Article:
von Eichborn J, Murgueitio MS, Dunkel M et al (2011) PROMISCUOUS: a database for network-based drug-repositioning. Nucleic Acids Res 39:D1060–D1066CrossRefGoogle Scholar
  47. 47.
    Luo H, Chen J, Shi L et al (2011) DRAR-CPI: a server for identifying drug repositioning potential and adverse drug reactions via the chemical-protein interactome. Nucleic Acids Res 39(Web Server issue):W492–W498PubMedCentralPubMedCrossRefGoogle Scholar
  48. 48.
    Keiser MJ, Setola V, Irwin JJ et al (2009) Predicting new molecular targets for known drugs. Nature 462:175–181PubMedCentralPubMedCrossRefGoogle Scholar
  49. 49.
    Cockell SJ, Weile J, Lord P et al (2010) An integrated dataset for in silico drug discovery. J Integr Bioinform 7:116Google Scholar
  50. 50.
    Wallach I, Jaitly N, Lilien R (2010) A structure-based approach for mapping adverse drug reactions to the perturbation of underlying biological pathways. PLoS One 5:e12063PubMedCentralPubMedCrossRefGoogle Scholar
  51. 51.
    Yang L, Chen J, He L (2009) Harvesting candidate genes responsible for serious adverse drug reactions from a chemical-protein interactome. PLoS Comput Biol 5:e1000441PubMedCentralPubMedCrossRefGoogle Scholar
  52. 52.
    Campillos M, Kuhn M, Gavin AC et al (2008) Drug target identification using side-effect similarity. Science 321:263–266PubMedCrossRefGoogle Scholar
  53. 53.
    Xie L, Evangelidis T, Bourne PE (2011) Drug discovery using chemical systems biology: weak inhibition of multiple kinases may contribute to the anti-cancer effect of nelfinavir. PLoS Comput Biol 7:e1002037PubMedCentralPubMedCrossRefGoogle Scholar
  54. 54.
    Feng G, Du P, Krett NL et al (2010) A collection of bioconductor methods to visualize gene-list annotations. BMC Res Notes 3:10PubMedCentralPubMedCrossRefGoogle Scholar
  55. 55.
    Smoot ME, Ono K, Ruscheinski J et al (2011) Cytoscape 2.8: new features for data integration and network visualization. Bioinformatics 27:431–432PubMedCentralPubMedCrossRefGoogle Scholar
  56. 56.
    Capell K (2009) The FDA O.K.’s Novartis Ilaris. Business Week. http://www.businessweek.com/bwdaily/dnflash/content/jun2009/db20090618_060721.htm
  57. 57.
    Smith B, Ashburner M, Rosse C et al (2007) The OBO foundry: coordinated evolution of ontologies to support biomedical data integration. Nat Biotechnol 25:1251–1255PubMedCentralPubMedCrossRefGoogle Scholar
  58. 58.
    Brazma A, Krestyaninova M, Sarkans U (2006) Standards for systems biology. Nat Rev Genet 7:593–605PubMedCrossRefGoogle Scholar
  59. 59.
    Antezana E, Kuiper M, Mironov V (2009) Biological knowledge management: the emerging role of the Semantic Web technologies. Brief Bioinform 10:392–407PubMedCrossRefGoogle Scholar
  60. 60.
    Klipp E, Liebermeister W, Helbig A et al (2007) Systems biology standards – the community speaks. Nat Biotechnol 25:390–391PubMedCrossRefGoogle Scholar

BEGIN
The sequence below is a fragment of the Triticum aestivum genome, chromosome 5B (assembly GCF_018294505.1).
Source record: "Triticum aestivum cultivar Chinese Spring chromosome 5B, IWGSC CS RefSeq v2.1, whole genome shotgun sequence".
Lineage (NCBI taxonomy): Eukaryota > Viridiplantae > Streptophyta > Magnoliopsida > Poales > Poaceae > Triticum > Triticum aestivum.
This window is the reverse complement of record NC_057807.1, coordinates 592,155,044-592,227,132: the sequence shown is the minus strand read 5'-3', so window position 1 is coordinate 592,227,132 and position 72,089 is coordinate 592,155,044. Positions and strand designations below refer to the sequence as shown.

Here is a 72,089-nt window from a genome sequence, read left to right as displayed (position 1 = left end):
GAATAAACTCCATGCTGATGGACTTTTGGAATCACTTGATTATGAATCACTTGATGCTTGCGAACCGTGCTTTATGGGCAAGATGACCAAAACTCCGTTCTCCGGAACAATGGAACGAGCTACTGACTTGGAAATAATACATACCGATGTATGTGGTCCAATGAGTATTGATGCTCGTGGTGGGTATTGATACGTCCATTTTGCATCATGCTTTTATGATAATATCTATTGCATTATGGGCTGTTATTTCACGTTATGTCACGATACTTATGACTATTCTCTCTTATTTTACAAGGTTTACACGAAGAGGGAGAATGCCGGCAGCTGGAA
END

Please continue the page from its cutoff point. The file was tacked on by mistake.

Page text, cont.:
61. 61.
    Shannon P, Markiel A, Ozier O et al (2003) Cytoscape: a software environment for integrated models of biomolecular interaction networks. Genome Res 13:2498–2504PubMedCentralPubMedCrossRefGoogle Scholar
  62. 62.
    Wu X, Jiang R, Zhang MQ, Li S (2008) Network-based global inference of human disease genes. Mol Syst Biol 4:189PubMedCentralPubMedCrossRefGoogle Scholar
  63. 63.
    Zhao S, Li S (2010) Network-based relating pharmacological and genomic spaces for drug target identification. PLoS One 5:e11764PubMedCentralPubMedCrossRefGoogle Scholar
  64. 64.
    Yao X, Hao H, Li Y, Li S (2011) Modularity-based credible prediction of disease genes and detection of disease subtypes on the phenotype-gene heterogeneous network. BMC Syst Biol 5:79PubMedCentralPubMedCrossRefGoogle Scholar
  65. 65.
    Suthram S, Dudley JT, Chiang AP et al (2010) Network-based elucidation of human disease similarities reveals common functional modules enriched for pluripotent drug targets. PLoS Comput Biol 6:e1000662PubMedCentralPubMedCrossRefGoogle Scholar
  66. 66.
    Mullard A (2011) 2010 FDA drug approvals. Nat Rev Drug Discov 10:82–85PubMedCrossRefGoogle Scholar
  67. 67.
    Rajasethupathy P, Vayttaden SJ, Bhalla US (2005) Systems modeling: a pathway to drug discovery. Curr Opin Chem Biol 9:400–406PubMedCrossRefGoogle Scholar

Copyright information

© Springer Science+Business Media New York 2016

Authors and Affiliations

  • Hongkang Mei
    • 1
  • Gang Feng
    • 2
  • Jason Zhu
    • 1
  • Simon Lin
    • 2
  • Yang Qiu
    • 1
  • Yue Wang
    • 3
  • Tian Xia
    • 3
  1. 1.Informatics and Structure BiologyR&D China, GlaxoSmithKlineShanghaiChina
  2. 2.Biomedical Informatics CenterNorthwestern University Clinical and Translational Sciences InstituteChicagoUSA
  3. 3.Department of Electronics and Information EngineeringHuazhong University of Science and TechnologyWuhanChina

Personalised recommendations